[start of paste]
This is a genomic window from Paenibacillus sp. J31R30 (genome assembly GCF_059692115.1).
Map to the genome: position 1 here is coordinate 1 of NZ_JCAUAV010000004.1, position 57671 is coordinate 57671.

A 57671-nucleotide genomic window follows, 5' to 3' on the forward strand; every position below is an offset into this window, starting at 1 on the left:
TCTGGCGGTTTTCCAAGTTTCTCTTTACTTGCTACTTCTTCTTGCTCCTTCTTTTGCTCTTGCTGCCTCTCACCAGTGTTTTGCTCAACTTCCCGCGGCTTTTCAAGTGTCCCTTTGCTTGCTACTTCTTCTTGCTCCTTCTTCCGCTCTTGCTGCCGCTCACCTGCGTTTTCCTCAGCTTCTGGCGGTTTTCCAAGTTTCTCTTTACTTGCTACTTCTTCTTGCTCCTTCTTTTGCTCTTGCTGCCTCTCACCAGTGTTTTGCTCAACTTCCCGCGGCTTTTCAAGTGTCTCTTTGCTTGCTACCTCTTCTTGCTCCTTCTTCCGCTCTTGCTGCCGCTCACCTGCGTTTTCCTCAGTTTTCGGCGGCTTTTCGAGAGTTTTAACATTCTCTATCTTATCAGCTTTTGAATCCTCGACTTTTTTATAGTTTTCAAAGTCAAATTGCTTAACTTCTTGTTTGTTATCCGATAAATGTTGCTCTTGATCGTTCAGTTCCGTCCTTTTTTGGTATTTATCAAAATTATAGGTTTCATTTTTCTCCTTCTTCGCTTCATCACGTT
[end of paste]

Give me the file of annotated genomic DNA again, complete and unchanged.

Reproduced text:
This is a genomic window from Paenibacillus sp. J31R30 (genome assembly GCF_059692115.1).
Map to the genome: position 1 here is coordinate 1 of NZ_JCAUAV010000004.1, position 57671 is coordinate 57671.

A 57671-nucleotide genomic window follows, 5' to 3' on the forward strand; every position below is an offset into this window, starting at 1 on the left:
TCTGGCGGTTTTCCAAGTTTCTCTTTACTTGCTACTTCTTCTTGCTCCTTCTTTTGCTCTTGCTGCCTCTCACCAGTGTTTTGCTCAACTTCCCGCGGCTTTTCAAGTGTCCCTTTGCTTGCTACTTCTTCTTGCTCCTTCTTCCGCTCTTGCTGCCGCTCACCTGCGTTTTCCTCAGCTTCTGGCGGTTTTCCAAGTTTCTCTTTACTTGCTACTTCTTCTTGCTCCTTCTTTTGCTCTTGCTGCCTCTCACCAGTGTTTTGCTCAACTTCCCGCGGCTTTTCAAGTGTCTCTTTGCTTGCTACCTCTTCTTGCTCCTTCTTCCGCTCTTGCTGCCGCTCACCTGCGTTTTCCTCAGTTTTCGGCGGCTTTTCGAGAGTTTTAACATTCTCTATCTTATCAGCTTTTGAATCCTCGACTTTTTTATAGTTTTCAAAGTCAAATTGCTTAACTTCTTGTTTGTTATCCGATAAATGTTGCTCTTGATCGTTCAGTTCCGTCCTTTTTTGGTATTTATCAAAATTATAGGTTTCATTTTTCTCCTTCTTCGCTTCATCACGTT